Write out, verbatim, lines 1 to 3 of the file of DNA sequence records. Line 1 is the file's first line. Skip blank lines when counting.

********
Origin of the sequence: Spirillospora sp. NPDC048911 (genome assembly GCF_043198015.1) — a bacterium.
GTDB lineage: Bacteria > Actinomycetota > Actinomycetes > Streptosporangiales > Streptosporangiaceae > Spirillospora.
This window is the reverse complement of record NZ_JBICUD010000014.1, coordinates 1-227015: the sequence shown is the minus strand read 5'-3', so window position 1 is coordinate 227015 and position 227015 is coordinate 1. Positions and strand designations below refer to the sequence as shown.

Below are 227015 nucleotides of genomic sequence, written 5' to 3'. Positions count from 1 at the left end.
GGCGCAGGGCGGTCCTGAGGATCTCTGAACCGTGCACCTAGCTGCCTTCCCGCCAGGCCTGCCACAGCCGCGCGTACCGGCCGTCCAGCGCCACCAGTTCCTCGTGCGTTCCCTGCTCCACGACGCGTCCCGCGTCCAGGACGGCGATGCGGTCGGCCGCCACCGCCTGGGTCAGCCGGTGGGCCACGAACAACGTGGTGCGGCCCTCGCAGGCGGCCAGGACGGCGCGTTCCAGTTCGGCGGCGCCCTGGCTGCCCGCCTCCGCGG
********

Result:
Origin of the sequence: Spirillospora sp. NPDC048911 (genome assembly GCF_043198015.1) — a bacterium.
GTDB lineage: Bacteria > Actinomycetota > Actinomycetes > Streptosporangiales > Streptosporangiaceae > Spirillospora.
This window is the reverse complement of record NZ_JBICUD010000014.1, coordinates 1-227015: the sequence shown is the minus strand read 5'-3', so window position 1 is coordinate 227015 and position 227015 is coordinate 1. Positions and strand designations below refer to the sequence as shown.